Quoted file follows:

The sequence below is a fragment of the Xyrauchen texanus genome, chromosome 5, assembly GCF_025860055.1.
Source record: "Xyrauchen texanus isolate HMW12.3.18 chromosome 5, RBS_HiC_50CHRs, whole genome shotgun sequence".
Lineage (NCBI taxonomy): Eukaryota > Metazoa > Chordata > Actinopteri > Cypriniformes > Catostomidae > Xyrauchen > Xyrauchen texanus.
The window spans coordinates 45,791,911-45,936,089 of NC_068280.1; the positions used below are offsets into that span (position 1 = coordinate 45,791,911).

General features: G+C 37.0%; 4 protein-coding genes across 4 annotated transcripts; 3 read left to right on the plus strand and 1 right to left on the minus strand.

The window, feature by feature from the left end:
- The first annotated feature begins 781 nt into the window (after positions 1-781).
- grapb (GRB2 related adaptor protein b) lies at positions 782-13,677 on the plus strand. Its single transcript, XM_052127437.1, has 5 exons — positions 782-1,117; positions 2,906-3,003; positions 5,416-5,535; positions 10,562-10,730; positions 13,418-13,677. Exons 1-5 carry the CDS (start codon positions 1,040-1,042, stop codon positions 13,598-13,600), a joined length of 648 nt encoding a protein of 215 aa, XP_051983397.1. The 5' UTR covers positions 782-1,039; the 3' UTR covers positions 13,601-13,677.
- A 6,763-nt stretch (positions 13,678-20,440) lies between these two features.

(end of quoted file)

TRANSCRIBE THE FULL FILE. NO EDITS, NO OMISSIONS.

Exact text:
The sequence below is a fragment of the Xyrauchen texanus genome, chromosome 5, assembly GCF_025860055.1.
Source record: "Xyrauchen texanus isolate HMW12.3.18 chromosome 5, RBS_HiC_50CHRs, whole genome shotgun sequence".
Lineage (NCBI taxonomy): Eukaryota > Metazoa > Chordata > Actinopteri > Cypriniformes > Catostomidae > Xyrauchen > Xyrauchen texanus.
The window spans coordinates 45,791,911-45,936,089 of NC_068280.1; the positions used below are offsets into that span (position 1 = coordinate 45,791,911).

General features: G+C 37.0%; 4 protein-coding genes across 4 annotated transcripts; 3 read left to right on the plus strand and 1 right to left on the minus strand.

The window, feature by feature from the left end:
- The first annotated feature begins 781 nt into the window (after positions 1-781).
- grapb (GRB2 related adaptor protein b) lies at positions 782-13,677 on the plus strand. Its single transcript, XM_052127437.1, has 5 exons — positions 782-1,117; positions 2,906-3,003; positions 5,416-5,535; positions 10,562-10,730; positions 13,418-13,677. Exons 1-5 carry the CDS (start codon positions 1,040-1,042, stop codon positions 13,598-13,600), a joined length of 648 nt encoding a protein of 215 aa, XP_051983397.1. The 5' UTR covers positions 782-1,039; the 3' UTR covers positions 13,601-13,677.
- A 6,763-nt stretch (positions 13,678-20,440) lies between these two features.